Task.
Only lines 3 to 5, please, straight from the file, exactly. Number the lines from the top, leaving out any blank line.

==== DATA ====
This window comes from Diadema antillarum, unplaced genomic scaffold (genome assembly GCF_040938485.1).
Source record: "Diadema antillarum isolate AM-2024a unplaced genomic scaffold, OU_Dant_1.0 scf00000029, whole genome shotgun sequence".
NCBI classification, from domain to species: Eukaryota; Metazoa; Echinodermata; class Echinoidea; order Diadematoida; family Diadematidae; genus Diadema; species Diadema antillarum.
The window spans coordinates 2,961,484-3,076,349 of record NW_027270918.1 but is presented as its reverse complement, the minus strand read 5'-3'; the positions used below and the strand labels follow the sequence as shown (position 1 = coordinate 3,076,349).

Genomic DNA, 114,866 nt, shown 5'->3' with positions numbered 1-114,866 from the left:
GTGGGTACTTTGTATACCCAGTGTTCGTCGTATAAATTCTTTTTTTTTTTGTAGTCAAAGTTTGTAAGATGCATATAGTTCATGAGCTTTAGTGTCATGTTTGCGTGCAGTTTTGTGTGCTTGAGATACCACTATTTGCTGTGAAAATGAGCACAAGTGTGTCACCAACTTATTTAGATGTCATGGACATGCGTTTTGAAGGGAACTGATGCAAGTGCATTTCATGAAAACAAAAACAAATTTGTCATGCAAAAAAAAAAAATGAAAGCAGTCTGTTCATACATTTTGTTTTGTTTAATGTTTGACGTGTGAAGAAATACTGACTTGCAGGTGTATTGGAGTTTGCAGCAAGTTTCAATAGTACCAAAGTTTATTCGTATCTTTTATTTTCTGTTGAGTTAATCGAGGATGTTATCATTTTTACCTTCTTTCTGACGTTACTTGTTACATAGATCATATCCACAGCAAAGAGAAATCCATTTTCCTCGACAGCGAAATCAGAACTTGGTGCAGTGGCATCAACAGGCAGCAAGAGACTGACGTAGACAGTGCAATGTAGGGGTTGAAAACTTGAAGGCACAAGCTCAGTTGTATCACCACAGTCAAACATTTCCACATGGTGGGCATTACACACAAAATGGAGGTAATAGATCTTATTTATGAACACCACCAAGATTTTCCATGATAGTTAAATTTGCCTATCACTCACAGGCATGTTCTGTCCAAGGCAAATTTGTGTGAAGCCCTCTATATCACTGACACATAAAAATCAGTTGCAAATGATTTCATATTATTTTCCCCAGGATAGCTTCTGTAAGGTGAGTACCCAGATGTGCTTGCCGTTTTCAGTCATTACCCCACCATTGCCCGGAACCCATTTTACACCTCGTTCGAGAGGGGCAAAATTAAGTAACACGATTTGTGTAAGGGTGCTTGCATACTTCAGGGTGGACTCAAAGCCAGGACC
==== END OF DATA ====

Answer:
NCBI classification, from domain to species: Eukaryota; Metazoa; Echinodermata; class Echinoidea; order Diadematoida; family Diadematidae; genus Diadema; species Diadema antillarum.
The window spans coordinates 2,961,484-3,076,349 of record NW_027270918.1 but is presented as its reverse complement, the minus strand read 5'-3'; the positions used below and the strand labels follow the sequence as shown (position 1 = coordinate 3,076,349).

Genomic DNA, 114,866 nt, shown 5'->3' with positions numbered 1-114,866 from the left: